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Book Rating (27)

Narrator Rating (2)

The Vendetta Defense

Abridged Audiobook

Written By: Lisa Scottoline

Narrated By: Kate Burton

Publisher: HarperCollins Publishers

Date: October 2004

Duration: 5 hours 36 minutes

Summary:

In The Vendetta Defense, Lisa Scottoline, New York Times bestselling author of Moment of Truth and Mistaken Identity, tells a wonderfully rich story of past sins, love and justice.
Lawyer Judy Carrier takes the case of an elderly pigeon racer, Tony Lucia, who has been arrested for the murder of his lifelong enemy Angelo Coluzzi. 'Pigeon Tony,' as he's known, confesses to Judy that he killed Coluzzi because of a vendetta begun more than fifty years ago.
Her client's guilt, however, is only the beginning of Judy's problems. The Coluzzi family wants revenge, and they are determined to finish off Pigeon Tony and Judy before the case can go to trial.

Genres:

  • Lesley Smith

    I love everything Lisa Scottoline writes! The narrator was great!!

  • Sandy S

    Wonderfully read. Your heart goes out to Pigeon Tony and at times very funny. A light read with some drama.

  • Deb D

    The only reason I gave this 4 stars instead of 5 is that I couldn't get the unabridged version. (please take note, SAB) This book is a prime example of L. Scottoline's best work. The characters are charming and have great heart, the antagonists induce great enmity, the twists and turns of the American legal system fascinate, and the suspense is enthralling. My only complaint is that the romance angle seemed like an afterthought. Perhaps because it was abridged.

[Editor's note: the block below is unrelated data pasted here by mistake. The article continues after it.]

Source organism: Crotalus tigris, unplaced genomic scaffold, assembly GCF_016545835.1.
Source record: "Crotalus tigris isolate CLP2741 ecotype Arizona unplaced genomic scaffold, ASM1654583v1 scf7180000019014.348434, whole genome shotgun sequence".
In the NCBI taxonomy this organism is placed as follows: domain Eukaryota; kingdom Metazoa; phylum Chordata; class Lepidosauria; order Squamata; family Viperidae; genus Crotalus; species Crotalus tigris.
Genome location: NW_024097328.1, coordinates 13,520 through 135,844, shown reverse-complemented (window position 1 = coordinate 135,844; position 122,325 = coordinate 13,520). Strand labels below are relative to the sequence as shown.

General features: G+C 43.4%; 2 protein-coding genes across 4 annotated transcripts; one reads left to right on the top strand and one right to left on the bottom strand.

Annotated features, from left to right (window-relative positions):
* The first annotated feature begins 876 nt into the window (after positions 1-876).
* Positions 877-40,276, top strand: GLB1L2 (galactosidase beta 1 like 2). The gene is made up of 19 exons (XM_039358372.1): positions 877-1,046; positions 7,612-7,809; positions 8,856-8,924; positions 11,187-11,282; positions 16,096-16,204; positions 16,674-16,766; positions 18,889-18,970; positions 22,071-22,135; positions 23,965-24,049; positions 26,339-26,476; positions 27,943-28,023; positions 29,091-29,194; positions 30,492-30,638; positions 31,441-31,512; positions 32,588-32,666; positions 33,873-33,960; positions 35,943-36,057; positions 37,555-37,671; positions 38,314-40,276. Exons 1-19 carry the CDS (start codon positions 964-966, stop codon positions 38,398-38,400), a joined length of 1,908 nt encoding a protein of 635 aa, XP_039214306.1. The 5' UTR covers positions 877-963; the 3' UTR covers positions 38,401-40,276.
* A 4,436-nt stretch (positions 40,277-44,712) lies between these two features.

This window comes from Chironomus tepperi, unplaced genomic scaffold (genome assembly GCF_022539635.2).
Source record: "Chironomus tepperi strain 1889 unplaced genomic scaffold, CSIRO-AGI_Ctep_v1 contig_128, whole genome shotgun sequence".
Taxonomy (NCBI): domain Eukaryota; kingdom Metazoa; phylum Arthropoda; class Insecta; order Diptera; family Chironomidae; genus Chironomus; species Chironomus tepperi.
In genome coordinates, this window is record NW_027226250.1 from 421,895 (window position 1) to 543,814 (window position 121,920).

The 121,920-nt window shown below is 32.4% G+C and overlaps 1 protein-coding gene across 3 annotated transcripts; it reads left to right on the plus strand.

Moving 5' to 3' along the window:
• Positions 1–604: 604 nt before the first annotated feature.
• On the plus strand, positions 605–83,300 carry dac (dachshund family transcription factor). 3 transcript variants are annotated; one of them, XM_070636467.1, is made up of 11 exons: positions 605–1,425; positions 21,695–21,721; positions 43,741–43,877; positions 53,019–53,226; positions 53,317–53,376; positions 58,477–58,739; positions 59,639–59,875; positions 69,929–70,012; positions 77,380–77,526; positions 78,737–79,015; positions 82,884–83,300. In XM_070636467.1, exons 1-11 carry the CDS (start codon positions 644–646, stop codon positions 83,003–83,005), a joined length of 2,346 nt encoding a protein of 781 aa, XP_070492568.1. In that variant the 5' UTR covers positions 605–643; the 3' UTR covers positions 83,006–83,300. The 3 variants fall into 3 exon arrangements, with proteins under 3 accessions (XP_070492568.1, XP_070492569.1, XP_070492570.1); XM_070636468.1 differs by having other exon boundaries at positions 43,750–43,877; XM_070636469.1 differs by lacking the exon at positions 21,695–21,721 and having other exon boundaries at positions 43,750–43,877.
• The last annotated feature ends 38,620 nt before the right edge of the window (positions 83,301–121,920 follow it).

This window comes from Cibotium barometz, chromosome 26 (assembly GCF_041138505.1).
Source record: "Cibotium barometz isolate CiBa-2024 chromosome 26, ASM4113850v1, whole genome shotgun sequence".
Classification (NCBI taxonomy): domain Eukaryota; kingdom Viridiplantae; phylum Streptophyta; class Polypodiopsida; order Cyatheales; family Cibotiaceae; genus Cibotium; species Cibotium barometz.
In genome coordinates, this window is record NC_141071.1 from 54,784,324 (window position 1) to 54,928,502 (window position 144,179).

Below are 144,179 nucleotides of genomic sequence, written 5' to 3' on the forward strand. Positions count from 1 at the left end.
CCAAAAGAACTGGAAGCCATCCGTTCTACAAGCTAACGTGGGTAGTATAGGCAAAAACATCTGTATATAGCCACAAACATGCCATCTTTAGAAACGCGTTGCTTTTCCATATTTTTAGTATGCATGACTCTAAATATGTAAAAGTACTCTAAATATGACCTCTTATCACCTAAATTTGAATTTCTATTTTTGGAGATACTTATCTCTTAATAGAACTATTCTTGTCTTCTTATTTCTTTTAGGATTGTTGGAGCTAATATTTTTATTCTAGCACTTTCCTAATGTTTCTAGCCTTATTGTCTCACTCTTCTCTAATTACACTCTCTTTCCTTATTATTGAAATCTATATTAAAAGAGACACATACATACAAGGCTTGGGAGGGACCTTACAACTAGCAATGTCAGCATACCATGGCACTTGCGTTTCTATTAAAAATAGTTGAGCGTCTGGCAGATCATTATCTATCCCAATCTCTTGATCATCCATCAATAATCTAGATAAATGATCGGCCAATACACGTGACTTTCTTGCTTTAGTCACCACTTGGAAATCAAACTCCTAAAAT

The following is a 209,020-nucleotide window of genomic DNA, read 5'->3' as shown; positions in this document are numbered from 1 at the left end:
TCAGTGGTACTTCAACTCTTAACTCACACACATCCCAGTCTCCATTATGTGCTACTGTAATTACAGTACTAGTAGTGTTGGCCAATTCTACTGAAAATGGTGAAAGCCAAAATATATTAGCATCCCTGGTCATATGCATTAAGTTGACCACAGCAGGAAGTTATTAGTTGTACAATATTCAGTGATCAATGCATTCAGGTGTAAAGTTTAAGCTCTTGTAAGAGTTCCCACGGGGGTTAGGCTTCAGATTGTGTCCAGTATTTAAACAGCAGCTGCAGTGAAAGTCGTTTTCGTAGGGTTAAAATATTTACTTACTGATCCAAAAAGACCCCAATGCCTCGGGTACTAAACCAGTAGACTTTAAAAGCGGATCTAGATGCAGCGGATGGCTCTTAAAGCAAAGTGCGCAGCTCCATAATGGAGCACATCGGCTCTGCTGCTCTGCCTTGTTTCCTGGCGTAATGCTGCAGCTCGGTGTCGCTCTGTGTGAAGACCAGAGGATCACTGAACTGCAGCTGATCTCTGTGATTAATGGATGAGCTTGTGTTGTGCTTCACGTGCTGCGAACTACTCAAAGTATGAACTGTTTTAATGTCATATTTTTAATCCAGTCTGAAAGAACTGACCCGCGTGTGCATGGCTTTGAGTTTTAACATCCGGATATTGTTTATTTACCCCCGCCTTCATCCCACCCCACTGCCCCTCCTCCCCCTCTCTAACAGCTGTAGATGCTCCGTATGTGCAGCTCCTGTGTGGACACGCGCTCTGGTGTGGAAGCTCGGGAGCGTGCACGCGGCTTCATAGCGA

• dlct

    I like Lisa Scottoline's books. I like her all-female law firm and the crazy cases they handle. There's fashion, legal goings-on, action, a bit of romance, a tale of past wrongs, and great characterizations. The dialogue can be a little silly sometimes but generally speaking, Ms. Scottoline's lighthearted adventures are great fare for a long commute. Keep 'em coming!

  • Erica H.

    As usual, Scottoline spins a good yarn, with funny characters and amusing situations. This time, she gives us a view into Philadelphia's covey of old Italian men, from "da old country". When the murder suspect's name is "Pigeon Tony" as opposed to his friends "Tony from down the block" and "Feet", you know you're looking at some classic Scottoline humor. The book delivers what's promised - the usual murder trial with the surprise ending that makes everything OK - but not much more. Although I loved the Pigeon Tony character, this book didn't capture me as much as some of her others have somehow. So, I give it 4 stars because at her worst Scottoline's pretty darned good, just feels like this is getting awfully formulaic for her.